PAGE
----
Bicknell told delegates that the relaxed, philosophical, laid-back Geiger of today is a very different person from the man he first met 20-plus years ago. Geiger concluded, “Once you’ve had a fall from grace and a messy divorce, it puts things into perspective and you realise how lucky you are to work in a great business with great people. You have to practise attitude, so if little things go wrong, I don’t let them stress me out.”
This year’s Booking Ring panel kicked off with a lengthy discussion about the rise of American-style territorial booking, where an agent is given a geographical territory to book rather than having responsibility for an artist’s whole live career.
“As an agent you have to be passionate about what you’re selling,” said Slater, adding that a territory-based system means agents are “only getting specialist knowledge in one territory”, which meant effectively “tying your hands behind your back”.
Lowe, whose agency, UTA, switched to territorial booking in the US and Canada in February, agreed, saying that such a system could contribute to diluting relationships between agents and promoters.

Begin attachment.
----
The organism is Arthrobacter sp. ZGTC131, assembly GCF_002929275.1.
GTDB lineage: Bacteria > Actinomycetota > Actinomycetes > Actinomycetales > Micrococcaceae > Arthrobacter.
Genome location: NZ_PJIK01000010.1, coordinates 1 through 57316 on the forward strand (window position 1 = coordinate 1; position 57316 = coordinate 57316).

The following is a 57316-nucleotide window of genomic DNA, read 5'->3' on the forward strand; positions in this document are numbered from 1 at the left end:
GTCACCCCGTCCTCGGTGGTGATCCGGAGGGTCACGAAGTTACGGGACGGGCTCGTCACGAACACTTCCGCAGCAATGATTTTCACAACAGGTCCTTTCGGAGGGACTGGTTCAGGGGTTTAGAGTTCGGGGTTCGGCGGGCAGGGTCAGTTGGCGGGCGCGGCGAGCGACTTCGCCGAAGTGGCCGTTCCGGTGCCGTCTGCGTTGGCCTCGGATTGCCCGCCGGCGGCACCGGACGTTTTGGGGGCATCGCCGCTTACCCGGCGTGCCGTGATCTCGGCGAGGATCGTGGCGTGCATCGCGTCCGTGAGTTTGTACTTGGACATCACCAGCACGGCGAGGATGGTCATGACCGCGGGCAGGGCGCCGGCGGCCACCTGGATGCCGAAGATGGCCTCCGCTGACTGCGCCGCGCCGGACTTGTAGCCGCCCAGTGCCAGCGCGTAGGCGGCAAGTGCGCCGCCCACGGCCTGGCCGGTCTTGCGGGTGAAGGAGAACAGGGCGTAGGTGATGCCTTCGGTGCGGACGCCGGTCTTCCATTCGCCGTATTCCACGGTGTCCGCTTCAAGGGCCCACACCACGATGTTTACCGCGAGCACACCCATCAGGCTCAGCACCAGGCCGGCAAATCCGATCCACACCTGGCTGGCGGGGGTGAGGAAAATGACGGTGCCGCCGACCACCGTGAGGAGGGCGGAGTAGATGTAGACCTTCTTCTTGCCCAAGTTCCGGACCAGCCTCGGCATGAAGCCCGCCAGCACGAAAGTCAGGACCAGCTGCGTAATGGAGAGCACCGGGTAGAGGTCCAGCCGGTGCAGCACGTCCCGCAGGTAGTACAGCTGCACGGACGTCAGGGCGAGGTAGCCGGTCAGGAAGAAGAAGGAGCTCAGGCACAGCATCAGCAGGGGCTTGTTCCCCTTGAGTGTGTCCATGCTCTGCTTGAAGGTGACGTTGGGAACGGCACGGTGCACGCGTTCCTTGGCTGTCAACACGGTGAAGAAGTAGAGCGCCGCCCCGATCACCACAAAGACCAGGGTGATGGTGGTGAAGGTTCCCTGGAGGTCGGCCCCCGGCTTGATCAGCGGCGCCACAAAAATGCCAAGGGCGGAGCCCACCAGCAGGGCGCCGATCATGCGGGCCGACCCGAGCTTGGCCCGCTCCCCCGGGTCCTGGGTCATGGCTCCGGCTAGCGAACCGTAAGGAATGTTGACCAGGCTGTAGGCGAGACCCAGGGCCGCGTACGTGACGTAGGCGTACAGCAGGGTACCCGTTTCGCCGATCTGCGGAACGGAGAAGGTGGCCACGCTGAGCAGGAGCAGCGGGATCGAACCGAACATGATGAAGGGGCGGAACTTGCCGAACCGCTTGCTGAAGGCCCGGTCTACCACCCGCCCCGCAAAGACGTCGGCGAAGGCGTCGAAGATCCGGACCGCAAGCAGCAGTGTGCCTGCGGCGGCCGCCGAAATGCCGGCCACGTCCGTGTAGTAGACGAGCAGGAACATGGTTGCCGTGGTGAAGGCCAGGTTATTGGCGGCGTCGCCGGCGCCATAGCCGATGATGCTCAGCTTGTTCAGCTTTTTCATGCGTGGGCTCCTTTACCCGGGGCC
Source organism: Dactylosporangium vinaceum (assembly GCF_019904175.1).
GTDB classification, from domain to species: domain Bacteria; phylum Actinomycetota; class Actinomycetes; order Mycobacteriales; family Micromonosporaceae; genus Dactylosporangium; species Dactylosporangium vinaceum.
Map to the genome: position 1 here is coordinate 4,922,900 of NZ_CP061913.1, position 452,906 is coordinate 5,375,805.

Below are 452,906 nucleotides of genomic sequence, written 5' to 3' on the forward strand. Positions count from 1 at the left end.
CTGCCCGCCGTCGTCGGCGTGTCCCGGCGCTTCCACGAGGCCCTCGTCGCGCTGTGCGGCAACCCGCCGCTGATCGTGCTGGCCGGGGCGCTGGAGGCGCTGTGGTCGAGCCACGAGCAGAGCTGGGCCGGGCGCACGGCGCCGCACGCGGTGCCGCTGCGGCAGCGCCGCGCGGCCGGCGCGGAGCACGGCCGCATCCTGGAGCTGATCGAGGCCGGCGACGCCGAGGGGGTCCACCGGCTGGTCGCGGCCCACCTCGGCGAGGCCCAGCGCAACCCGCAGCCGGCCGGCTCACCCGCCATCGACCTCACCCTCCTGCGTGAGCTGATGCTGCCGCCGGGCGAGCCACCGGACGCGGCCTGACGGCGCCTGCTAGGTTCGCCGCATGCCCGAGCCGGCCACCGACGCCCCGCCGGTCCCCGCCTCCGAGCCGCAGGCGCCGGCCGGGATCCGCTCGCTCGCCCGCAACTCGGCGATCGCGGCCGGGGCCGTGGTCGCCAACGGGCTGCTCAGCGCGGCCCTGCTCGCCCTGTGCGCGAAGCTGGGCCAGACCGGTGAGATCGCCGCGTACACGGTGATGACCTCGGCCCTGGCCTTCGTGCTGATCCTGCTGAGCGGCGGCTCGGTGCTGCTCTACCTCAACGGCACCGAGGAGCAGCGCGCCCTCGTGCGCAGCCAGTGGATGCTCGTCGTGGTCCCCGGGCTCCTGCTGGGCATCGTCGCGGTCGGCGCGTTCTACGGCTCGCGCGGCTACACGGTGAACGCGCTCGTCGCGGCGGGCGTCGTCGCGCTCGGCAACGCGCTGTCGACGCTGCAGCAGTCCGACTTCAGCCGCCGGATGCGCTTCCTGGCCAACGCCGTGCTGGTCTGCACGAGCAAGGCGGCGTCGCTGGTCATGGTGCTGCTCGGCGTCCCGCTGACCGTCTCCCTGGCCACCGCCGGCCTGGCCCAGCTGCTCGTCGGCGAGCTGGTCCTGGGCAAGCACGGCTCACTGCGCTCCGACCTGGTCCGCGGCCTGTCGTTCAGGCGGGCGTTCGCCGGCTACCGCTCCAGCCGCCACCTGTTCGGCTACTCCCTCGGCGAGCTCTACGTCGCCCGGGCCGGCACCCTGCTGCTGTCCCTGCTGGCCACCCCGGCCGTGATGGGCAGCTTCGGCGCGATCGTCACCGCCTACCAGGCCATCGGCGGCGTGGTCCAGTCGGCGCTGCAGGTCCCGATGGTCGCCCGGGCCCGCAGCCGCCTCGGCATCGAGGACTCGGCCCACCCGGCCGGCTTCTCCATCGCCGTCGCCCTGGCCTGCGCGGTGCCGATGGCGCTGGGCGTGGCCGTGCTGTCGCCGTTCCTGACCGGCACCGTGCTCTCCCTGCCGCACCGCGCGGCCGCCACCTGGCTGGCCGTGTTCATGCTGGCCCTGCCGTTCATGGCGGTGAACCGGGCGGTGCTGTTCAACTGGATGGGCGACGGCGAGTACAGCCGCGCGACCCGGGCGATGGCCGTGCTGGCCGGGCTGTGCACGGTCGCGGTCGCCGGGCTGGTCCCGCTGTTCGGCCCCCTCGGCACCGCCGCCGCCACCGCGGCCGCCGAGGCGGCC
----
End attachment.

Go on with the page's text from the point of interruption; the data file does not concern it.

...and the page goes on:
Zapp said the rise of the territorial model means an agency is only as good as the agent in each territory: “I need to know that the people I’m working on an act with are going to do a good job.” He compared it to the recording model, where “you can sign a worldwide deal with an act and the people in office might be great, but not so great in another.”
Charmenko’s Nick Hobbs, speaking from the audience, said it doesn’t make sense to him that Europe is split as a territory for the purposes of booking, and that he prefers to deal with “one agent who has a relationship with the act”. Bloem countered that the European market, while geographically one territory, can have “such a huge difference” between countries, using the example of the Benelux region, where an act could sell 50,000 tickets in the Netherlands but only 5,000 in Belgium.
Other topics covered include the qualities that agents look for in a buyer/promoter (“The promoter who will do the best job is one who’s passionate about the artist,” offered Zapp. While Slater joked: “Try not have a Hotmail address!”); the rising cost of touring (in Finland, said Kyyrö, it’s so expensive that some acts won’t even visit the country, especially with the collapse of the international touring market in neighbouring Russia); and oversaturation (with so many bands touring, said Lowe, fans need more bang for their buck than in years past, leading to an “enormous amount of investment” for quite small acts).